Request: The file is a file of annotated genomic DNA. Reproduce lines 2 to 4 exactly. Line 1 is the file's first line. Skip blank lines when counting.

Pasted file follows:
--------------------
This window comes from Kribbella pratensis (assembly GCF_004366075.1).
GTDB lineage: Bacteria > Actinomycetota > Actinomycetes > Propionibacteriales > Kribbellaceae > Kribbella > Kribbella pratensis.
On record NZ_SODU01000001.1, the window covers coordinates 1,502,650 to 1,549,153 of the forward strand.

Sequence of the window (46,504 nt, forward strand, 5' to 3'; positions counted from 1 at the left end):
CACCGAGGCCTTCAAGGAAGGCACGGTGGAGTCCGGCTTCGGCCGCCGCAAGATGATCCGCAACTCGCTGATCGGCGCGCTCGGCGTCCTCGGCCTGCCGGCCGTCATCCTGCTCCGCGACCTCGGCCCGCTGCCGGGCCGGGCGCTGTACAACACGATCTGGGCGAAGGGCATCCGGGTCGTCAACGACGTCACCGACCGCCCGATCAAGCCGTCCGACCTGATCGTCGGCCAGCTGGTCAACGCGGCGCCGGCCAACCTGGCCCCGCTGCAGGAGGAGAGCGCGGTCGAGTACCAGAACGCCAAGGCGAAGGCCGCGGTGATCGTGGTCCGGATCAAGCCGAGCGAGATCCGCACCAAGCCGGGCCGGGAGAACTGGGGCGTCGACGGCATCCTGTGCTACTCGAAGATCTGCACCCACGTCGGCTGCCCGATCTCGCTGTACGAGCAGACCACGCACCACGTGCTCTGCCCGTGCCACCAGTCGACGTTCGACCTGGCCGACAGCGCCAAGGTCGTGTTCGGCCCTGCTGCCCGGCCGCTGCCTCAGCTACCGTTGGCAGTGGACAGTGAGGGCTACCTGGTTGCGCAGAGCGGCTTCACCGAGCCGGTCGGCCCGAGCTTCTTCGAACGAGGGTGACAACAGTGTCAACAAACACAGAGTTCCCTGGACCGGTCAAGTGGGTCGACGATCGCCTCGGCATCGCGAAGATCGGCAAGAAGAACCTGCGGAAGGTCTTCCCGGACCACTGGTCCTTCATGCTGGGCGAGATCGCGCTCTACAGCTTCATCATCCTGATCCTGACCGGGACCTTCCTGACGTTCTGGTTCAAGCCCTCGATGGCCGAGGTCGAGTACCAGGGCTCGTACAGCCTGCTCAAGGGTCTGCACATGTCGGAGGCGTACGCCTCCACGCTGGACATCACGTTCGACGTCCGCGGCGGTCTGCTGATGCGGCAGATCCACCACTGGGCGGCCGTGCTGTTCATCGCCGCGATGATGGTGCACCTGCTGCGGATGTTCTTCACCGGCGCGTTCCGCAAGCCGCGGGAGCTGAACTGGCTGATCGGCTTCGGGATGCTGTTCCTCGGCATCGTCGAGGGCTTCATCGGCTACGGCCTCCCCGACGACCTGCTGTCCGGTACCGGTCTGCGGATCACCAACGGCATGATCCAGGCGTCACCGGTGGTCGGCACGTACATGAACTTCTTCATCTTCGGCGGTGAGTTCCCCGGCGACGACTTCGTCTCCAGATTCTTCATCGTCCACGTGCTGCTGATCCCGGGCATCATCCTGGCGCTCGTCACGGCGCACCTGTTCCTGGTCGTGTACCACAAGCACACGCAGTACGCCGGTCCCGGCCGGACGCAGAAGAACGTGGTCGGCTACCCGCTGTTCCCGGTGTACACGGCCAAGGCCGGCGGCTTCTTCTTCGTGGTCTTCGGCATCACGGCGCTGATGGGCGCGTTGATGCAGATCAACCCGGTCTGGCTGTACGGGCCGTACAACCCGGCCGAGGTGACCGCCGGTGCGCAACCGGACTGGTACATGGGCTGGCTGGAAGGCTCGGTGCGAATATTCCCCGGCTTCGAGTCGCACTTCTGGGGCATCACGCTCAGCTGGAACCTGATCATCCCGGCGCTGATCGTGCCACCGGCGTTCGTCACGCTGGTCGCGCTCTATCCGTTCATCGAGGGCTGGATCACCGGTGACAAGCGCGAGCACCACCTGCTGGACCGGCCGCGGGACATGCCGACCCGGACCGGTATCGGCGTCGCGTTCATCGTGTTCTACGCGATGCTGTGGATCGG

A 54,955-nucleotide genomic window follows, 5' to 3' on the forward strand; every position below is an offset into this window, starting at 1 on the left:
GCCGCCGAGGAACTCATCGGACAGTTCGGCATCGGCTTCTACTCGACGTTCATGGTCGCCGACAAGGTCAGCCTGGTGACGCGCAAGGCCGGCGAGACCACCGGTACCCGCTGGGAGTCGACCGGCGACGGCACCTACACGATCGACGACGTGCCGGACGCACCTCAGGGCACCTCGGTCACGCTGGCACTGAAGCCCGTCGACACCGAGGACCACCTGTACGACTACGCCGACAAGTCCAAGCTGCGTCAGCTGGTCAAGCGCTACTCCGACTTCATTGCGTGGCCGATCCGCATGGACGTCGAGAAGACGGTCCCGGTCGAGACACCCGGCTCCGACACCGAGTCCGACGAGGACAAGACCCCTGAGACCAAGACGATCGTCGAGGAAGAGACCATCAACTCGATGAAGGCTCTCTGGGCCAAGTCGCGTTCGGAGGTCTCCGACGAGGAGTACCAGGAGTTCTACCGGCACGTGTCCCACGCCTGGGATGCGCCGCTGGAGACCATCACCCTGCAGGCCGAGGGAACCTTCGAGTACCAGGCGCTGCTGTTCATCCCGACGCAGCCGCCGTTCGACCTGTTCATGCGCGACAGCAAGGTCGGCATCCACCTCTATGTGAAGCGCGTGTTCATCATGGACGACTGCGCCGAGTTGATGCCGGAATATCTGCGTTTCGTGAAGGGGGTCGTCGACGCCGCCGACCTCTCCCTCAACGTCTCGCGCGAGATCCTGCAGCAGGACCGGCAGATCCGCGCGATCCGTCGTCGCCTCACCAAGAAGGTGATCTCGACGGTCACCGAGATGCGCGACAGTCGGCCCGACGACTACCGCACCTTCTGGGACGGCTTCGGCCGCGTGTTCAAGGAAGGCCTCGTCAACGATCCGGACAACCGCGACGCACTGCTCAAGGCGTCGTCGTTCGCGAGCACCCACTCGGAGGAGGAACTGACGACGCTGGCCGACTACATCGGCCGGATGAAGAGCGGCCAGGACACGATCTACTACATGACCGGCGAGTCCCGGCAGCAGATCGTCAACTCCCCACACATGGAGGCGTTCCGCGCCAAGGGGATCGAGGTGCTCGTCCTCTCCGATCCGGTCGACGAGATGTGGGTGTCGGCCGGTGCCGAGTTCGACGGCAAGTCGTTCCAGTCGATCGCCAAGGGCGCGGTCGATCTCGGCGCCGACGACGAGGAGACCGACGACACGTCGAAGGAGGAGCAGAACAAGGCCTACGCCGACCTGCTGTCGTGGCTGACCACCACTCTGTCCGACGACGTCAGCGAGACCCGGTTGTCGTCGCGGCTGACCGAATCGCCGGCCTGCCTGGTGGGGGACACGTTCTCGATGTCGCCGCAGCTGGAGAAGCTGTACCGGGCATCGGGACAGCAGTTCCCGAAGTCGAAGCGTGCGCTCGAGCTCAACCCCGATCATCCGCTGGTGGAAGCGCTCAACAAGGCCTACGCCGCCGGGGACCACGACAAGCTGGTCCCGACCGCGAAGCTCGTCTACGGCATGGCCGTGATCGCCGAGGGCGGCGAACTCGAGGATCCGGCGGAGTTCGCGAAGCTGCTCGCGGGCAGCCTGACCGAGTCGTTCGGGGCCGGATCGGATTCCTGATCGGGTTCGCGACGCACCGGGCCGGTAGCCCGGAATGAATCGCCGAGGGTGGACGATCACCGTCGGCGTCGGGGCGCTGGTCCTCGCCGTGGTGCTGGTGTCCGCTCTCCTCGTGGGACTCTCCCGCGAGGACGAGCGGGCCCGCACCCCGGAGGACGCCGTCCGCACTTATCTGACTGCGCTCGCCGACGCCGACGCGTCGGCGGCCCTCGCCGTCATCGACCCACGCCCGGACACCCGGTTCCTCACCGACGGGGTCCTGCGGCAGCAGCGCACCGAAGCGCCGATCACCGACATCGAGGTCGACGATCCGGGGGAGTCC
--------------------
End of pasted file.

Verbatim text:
GTDB lineage: Bacteria > Actinomycetota > Actinomycetes > Propionibacteriales > Kribbellaceae > Kribbella > Kribbella pratensis.
On record NZ_SODU01000001.1, the window covers coordinates 1,502,650 to 1,549,153 of the forward strand.

Sequence of the window (46,504 nt, forward strand, 5' to 3'; positions counted from 1 at the left end):